Field Service Advice 200040001.The buyer purchased the assets of an S corporation and agreed to a split-dollar arrangement with the shareholder/employee of the S corporation. The IRS rejected the S corporation.s claim that the amount realized from the sale should be limited to the cash it actually received, and held that the amounts used to fund the split dollar arrangement were in the form of an interest free loan to the corporation, a portion of which would have to be characterized as additional gross income to the employee.
IRC '7520 Tables. The IRS first issued temporary and proposed regulations last year that revised the valuation tables to reflect more recent mortality experience. The IRS has now finalized the tables used for valuing annuities, life estates and other interests under '7520 without any substantive changes.
IRS Notice 1261 (May 2000). The IRS has revealed that Table Z in IRS Publication 1458, 7-1999, Actuarial Values Book Beth, which is used to compute the remainder interest in unitrusts payable for the shorter of one life or a term of years, is incorrect. The correct factors for a specific interest rate under Table Z can be obtained by contacting Norman Greenberg at the IRS at 202-622-7789 or by fax at 202-622-6856.
Notice 2000-37, 2000-29 IRB 118.The IRS is currently requesting comments from the general public regarding revisions to be made to the charitable remainder annuity trust and unitrust sample forms and provisions set forth in the regulations. Comments can be made by email at: sharon.y.horn@M1.IRSCounsel.treas.gov. The deadline for submitting comments is December 1, 2000.
Reg. '1.671-2(e); TD 8890. The IRS has issued final regulations that expand the definition of a .grantor. for trust income tax rules. The new regulations now define a grantor as someone who creates a trust or directly or indirectly makes a gratuitous transfer of property (including cash) to a trust. The regulations also state that where one trust makes a gratuitous transfer to another trust, the grantor of the donor trust will be considered the grantor of the transferee trust.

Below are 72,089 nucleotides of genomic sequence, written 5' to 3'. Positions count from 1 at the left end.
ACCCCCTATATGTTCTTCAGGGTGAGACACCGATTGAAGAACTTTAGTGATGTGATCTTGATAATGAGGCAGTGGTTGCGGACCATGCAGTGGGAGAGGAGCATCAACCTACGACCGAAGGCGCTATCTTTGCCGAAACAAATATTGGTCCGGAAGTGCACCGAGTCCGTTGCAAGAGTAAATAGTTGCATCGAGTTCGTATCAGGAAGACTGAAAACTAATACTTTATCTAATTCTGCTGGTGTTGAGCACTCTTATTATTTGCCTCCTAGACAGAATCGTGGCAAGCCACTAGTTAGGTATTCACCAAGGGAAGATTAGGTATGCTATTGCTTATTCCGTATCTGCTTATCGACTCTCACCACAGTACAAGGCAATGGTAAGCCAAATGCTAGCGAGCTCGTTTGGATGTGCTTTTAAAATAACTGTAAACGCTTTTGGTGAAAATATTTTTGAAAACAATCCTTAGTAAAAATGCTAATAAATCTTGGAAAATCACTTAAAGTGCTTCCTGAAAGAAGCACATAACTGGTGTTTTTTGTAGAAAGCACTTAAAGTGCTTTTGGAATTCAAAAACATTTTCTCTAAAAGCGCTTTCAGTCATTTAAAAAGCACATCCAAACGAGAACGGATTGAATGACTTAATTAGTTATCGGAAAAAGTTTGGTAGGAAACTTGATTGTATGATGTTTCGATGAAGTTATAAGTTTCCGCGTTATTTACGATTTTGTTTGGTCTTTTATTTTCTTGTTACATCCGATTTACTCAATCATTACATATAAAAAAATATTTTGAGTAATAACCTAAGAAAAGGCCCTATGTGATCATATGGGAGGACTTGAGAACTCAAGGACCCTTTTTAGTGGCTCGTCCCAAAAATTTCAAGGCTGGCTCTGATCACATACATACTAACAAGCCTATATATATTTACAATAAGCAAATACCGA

Reg. 209038-89; Proposed Reg. '1.679-1 - 1.679-7. The IRS has issued proposed regulations for foreign trusts with U.S. beneficiaries. The proposed regulations will apply for transfers made to foreign trusts after August 7, 2000.
Federal Case Law Developments
Estate of Smith, 84 AFTR 2d 99-7393 (2000) nonacq. 2000-19 IRB. The IRS has announced that it will not follow the Fifth Circuit.s recent decision in Estate of Smith wherein it was held that events occurring after death should not be considered to determine the amount deductible under IRC '2503(a)(3) for claims against the estate that are contingent or contested at the date of death. At the time of death, the decedent was defending against a lawsuit which, at the time, the defendant appeared to be losing. Five months after the decedent.s death, the estate filed its return and took a deduction for $2.5 million, the approximate amount claimed against the defendant. However, the case was settled fifteen months later for under $700,000. To determine the value of the claim and the proper amount of the deduction, the Fifth Circuit stated that it was proper for the decision to be based on the facts that existed at the time of death instead of post death events. Although the IRS will be bound by the court.s decision in the Fifth Circuit, the IRS has stated that it will not be bound by the decision in any other jurisdictions.
Estate of Stinson v. US, 85 AFTR 2d 2000-690 (2000). Over a four year period the decedent made gifts to various family members by forgiving debt owed to her by a corporation which had been formed by the family members. Under local law, the corporation could not declare dividends unless a majority of the board of directors approved it. Also, under the corporation.s bylaws, the corporation could not sell company property unless 67% of the shareholders and 2/3 of the board members first approved.
The court held that the gifts did not qualify for the annual gift tax exclusion because they were not gifts of present interests. The court rejected the estate.s argument that the gifts were present interests because they increased the value of the shareholders stock. The court reasoned that the shareholders could not individually realize the increased value without liquidating the corporation or declaring a dividend, neither of which could be accomplished by any individual shareholder. Consequently, the gifts were of future interests.